Supervisors unable to take action on Dyer Mountain Resort again
He said the board could not consider the EIR until the county received the findings from DMA. DMA submitted the findings to the county’s special Counsel Rick Crabtree on Wednesday, Sept. 12. Crabtree is now reviewing them.
The board is currently scheduled to consider the Dyer project again at its Tuesday, Sept. 25 meeting, “unless there are any other changes,” Ketelsen said on Thursday, Sept. 13.
District 2 Supervisor Jim Chapman was quick to point out Dyer Mountain Associates, and not county staff, were responsible for the delay.
“I know there’s a common perception in the public that the county is dragging its feet,” Chapman said on Sept. 11, “and once again we’re here waiting for DMA to respond.”
The public needs to understand the county can’t act “if the other side hasn’t taken appropriate action,” Chapman said. “That has to be emphasized. I’m tired of hearing about how the county is dragging its feet because we’re sitting here twiddling our thumbs waiting for those folks to deliver.”
The California Environmental Quality Act provides that a public agency must make findings before approving a project or program as proposed, if it would result in significant environmental effects as identified in an EIR, according to cahighspeedrail.ca.gov/eir. The agency must adopt and incorporate feasible mitigation to avoid and reduce the environmental effects and adopt appropriate findings.
Sections 21002 and 21002.1, of the California Public Resources Code, the agency must make findings “with respect to each significant effect … stating that specific overriding economic, legal, social, technological, or other benefits of the project outweigh the significant effects on the environment.”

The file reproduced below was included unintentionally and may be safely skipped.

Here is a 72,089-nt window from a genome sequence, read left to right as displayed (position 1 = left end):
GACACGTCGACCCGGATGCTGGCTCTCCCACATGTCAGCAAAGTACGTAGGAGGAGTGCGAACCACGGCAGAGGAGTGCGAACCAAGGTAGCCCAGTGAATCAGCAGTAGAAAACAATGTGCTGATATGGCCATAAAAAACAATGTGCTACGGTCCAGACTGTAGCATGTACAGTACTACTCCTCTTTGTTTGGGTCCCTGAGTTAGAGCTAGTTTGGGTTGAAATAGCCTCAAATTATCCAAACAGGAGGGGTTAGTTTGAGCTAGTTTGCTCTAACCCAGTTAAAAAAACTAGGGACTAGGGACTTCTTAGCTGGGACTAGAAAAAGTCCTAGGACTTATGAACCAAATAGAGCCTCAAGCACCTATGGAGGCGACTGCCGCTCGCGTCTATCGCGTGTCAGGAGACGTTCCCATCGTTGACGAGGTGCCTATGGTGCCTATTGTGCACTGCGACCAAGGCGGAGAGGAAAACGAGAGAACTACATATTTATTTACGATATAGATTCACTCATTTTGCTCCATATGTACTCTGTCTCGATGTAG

Board approval will pave the way for the developer to finalize actual subdivision maps for the 7,000-acre resort adjacent to Westwood’s Walker Lake, also known as Mountain Meadows Reservoir. DMA plans to build, or agree to have other developers build, three golf courses, ski runs, more than 4,000 houses and condos and commercial and retail projects.
The tentative parcel map for the Dyer Mountain Resort divides 7,000 acres into 13 parcels ranging in size from 40 to 1,118 acres. It does not refer to specific projects.
Developers of the individual parcels will have to do EIRs and hold public hearings on each proposal to build the resort’s golf courses, ski runs, houses and condos and commercial and retail projects.
The planning commission will review development plans, tentative subdivision maps and improvement plans over the 25-30 year build-out envisioned in the development concept plan.
The development agreement, a contract between the county and DMA, ensures the developer will meet county building standards and take the steps necessary to mitigate environmental impacts.
Assistant Community Development Director Joe Bertotti met with developer Dyer Mountain Associates on Aug. 15 and reached agreement on all of the issues of concern the board outlined at its special meeting on Tuesday, July 21.
Bertotti said DMA agreed the development agreement will require:
•A 90-foot building height limit
•Year-round secondary access to be installed prior to development of any residence south of Hamilton Branch
•The developer to pay all impact fees in addition to fees to mitigate traffic impacts
•DMA to build no less than three chairlifts and an 18-hole golf course once it constructs 400 dwelling units, or four years after the county records the first subdivision map for phase one of the development, whichever is late
•DMA to set aside $200,000 for recreation in Westwood and Clear Creek, if grant money pays to develop a boat launch in Westwood.
In addition, DMA agreed to put fire sprinklers in all buildings throughout the project, including all single-family dwellings, exterior covered spaces, decks and balconies, and roof eaves.
In July, Bertotti said all roofing materials will meet class A fire standards. Buildings over three stories will include class A fire stairwells.
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